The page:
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During World War II, the U.S. government needed to raise cash and fast. A team of experts that included an obscure young economist named Milton Friedman came up with income tax withholding. It was, as one senator put it, the best way to "get the greatest amount of money with the least amount of squawks."
Friedman, who would go on to become the high priest of the free market and small government, eventually appreciated the irony of that statement. He didn't regret suggesting withholding as a wartime measure, but he spent the rest of his life lamenting its longevity in peacetime.
"It never occurred to me at the time that I was helping to develop machinery that would make possible a government that I would come to criticize severely as too large, too intrusive, too destructive of freedom," Friedman wrote in his 1998 memoir.
Withholding numbs workers to the pain of their taxes. As the Treasury Department website explained as recently as 2009: Tax withholding "greatly eased the collection of the tax for both the taxpayer and the Bureau of Internal Revenue. However, it also greatly reduced the taxpayer's awareness of the amount of tax being collected, i.e. it reduced the transparency of the tax, which made it easier to raise taxes in the future."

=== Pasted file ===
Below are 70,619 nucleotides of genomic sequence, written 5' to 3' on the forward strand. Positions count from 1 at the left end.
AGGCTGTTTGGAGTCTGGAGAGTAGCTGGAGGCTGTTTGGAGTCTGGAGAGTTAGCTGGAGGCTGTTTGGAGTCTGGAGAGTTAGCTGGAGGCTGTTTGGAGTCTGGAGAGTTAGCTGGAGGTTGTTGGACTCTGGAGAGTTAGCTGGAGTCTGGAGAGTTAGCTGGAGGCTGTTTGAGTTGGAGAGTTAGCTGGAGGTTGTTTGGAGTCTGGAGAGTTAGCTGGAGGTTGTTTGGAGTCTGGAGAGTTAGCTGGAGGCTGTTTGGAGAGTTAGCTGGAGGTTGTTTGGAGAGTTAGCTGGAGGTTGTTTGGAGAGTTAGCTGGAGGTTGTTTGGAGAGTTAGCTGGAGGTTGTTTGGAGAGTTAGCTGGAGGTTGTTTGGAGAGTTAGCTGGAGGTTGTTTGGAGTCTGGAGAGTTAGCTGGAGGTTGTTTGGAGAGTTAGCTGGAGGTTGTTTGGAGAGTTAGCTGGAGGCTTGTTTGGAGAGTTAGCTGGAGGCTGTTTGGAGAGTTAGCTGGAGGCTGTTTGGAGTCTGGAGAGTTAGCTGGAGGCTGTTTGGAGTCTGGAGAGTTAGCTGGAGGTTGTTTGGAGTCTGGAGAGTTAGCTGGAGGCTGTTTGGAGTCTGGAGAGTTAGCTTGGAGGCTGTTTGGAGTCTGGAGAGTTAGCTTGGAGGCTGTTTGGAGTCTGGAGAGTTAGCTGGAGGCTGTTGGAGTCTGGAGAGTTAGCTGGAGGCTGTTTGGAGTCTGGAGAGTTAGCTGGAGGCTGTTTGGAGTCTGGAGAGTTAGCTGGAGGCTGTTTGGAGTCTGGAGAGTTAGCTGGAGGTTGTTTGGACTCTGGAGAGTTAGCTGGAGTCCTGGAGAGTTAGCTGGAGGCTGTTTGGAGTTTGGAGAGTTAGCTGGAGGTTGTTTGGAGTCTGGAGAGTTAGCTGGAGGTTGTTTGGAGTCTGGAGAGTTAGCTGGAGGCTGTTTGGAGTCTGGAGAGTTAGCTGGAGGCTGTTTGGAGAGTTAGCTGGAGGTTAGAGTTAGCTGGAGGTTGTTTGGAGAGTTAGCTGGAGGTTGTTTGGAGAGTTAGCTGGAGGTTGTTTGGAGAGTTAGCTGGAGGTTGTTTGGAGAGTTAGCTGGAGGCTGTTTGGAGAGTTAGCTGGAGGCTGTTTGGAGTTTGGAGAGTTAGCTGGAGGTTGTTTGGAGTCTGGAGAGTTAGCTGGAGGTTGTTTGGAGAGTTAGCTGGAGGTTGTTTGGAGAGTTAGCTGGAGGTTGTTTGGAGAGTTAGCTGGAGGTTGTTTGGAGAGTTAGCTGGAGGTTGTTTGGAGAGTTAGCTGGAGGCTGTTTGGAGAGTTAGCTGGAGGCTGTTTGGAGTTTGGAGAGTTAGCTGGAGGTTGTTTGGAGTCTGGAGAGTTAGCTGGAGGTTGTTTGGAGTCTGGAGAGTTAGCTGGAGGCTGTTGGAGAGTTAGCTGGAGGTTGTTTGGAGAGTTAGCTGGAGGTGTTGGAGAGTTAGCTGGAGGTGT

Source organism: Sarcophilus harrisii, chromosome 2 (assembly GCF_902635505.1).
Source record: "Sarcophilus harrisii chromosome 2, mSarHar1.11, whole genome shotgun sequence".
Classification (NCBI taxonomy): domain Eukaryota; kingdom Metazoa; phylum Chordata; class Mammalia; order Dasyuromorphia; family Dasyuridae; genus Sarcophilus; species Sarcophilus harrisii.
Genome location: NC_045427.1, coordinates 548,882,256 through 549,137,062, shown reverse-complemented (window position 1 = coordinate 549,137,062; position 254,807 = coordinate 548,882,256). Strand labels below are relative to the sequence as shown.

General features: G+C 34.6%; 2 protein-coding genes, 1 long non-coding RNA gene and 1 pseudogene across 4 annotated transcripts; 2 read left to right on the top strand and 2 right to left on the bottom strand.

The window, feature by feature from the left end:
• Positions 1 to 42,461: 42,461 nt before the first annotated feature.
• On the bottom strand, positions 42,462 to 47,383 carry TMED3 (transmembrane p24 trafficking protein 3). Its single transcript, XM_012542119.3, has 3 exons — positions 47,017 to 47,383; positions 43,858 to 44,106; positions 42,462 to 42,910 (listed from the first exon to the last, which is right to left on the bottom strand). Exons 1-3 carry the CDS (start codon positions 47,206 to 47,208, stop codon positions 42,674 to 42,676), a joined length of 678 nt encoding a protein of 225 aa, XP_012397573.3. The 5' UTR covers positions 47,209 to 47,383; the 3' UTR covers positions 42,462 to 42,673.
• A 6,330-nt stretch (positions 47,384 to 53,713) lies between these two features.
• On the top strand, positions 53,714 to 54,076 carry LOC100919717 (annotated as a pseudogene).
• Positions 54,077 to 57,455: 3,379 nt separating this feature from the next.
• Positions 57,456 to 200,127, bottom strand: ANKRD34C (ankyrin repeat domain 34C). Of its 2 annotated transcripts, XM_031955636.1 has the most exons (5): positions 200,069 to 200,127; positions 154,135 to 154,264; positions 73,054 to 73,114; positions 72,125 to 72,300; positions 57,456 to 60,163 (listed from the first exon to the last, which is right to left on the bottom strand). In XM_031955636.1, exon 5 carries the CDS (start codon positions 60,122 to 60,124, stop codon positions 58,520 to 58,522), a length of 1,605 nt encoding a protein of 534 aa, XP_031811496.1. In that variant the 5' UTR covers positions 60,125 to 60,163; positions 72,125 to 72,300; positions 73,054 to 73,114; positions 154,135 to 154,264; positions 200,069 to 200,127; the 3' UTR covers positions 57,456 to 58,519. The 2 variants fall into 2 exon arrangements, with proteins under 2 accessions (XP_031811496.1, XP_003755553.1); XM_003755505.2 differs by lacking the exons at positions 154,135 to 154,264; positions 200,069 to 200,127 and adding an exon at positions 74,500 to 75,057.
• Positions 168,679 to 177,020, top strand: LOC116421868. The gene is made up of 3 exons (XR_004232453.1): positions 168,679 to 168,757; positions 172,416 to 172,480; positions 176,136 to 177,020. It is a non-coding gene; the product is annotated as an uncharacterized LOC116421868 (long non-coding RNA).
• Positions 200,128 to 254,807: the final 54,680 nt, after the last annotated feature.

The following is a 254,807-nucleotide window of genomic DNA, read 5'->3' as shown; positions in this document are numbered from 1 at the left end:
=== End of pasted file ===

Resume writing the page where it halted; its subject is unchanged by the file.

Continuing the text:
Oddly, that fact sheet no longer appears on Treasury's website.
Withholding leaves naive taxpayers suffering from a kind of fiscal Stockholm syndrome. They actually celebrate when they get a tax refund, the way a broken hostage might thank a kidnapper who returns his property to him. A refund is when the government pays you back for the interest-free loan it forced you to make in the first place. Congratulations!
Withholding is corrosive to democracy for many reasons. The unspoken assumption is that the government's needs are more important than yours. Withholding means we are, in effect, working for the government before we are working for ourselves.
Worse, since taxpayers are anesthetized to the pain of paying taxes, we're becoming ever more disconnected from the product we are buying.
Why not make everyone write a check every quarter? Better yet, make them write a check once a year on Election Day. Comparison shopping works better when the price tag is in plain sight.
Jonah Goldberg is editor at large of the National Review Online.